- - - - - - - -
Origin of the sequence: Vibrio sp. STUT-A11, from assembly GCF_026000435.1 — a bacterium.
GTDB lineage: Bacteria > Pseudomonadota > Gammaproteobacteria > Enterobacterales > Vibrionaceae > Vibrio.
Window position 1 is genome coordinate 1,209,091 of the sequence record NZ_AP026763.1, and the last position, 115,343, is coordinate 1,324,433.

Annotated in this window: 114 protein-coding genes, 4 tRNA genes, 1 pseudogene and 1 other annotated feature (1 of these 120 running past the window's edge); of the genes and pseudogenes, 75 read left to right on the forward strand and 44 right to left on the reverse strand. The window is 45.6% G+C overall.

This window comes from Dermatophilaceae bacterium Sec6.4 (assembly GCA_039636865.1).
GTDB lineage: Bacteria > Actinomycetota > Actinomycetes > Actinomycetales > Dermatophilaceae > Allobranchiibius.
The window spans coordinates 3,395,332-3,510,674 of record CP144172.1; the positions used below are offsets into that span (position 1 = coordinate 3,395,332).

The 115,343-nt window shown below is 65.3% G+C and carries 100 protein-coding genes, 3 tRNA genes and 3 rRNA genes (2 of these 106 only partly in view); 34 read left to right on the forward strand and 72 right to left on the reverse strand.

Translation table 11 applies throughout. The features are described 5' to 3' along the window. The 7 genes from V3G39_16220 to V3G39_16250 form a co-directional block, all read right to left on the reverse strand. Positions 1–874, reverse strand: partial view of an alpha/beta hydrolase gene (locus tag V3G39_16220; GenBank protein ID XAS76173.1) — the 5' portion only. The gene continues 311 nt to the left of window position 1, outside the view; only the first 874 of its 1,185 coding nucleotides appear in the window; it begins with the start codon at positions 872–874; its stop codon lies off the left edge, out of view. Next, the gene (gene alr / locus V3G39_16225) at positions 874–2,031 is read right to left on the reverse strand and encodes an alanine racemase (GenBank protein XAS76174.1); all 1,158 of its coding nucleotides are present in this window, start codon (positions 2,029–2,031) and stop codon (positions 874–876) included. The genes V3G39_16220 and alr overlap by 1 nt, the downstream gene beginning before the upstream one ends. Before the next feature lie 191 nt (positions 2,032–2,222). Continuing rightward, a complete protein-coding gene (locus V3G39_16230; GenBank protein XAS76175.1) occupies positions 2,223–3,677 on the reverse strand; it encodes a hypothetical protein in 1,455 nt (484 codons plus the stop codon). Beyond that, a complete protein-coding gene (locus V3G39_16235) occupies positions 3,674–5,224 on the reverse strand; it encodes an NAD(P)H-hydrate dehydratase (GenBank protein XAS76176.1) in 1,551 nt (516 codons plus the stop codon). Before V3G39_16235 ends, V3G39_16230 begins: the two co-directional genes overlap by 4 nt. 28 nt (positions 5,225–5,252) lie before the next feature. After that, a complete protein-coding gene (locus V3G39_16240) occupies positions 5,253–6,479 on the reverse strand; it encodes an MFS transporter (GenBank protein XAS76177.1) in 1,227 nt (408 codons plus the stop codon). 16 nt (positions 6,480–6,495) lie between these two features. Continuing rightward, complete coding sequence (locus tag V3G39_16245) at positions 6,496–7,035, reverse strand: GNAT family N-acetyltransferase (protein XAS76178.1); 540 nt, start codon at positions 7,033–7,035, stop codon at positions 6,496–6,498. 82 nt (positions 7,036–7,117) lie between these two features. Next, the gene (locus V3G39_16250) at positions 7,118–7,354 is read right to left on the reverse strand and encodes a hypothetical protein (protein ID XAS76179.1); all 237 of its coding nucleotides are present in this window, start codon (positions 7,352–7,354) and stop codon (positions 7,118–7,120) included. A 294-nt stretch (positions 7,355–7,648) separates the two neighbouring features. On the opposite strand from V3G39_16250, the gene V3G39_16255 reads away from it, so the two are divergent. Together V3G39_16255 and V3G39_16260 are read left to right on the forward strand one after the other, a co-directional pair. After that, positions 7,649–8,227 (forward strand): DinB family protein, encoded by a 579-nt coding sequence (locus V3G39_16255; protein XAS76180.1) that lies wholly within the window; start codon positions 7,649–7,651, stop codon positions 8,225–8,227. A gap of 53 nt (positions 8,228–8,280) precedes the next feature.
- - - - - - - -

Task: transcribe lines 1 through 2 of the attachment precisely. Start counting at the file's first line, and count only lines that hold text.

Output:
Origin of the sequence: Vibrio sp. STUT-A11, from assembly GCF_026000435.1 — a bacterium.
GTDB lineage: Bacteria > Pseudomonadota > Gammaproteobacteria > Enterobacterales > Vibrionaceae > Vibrio.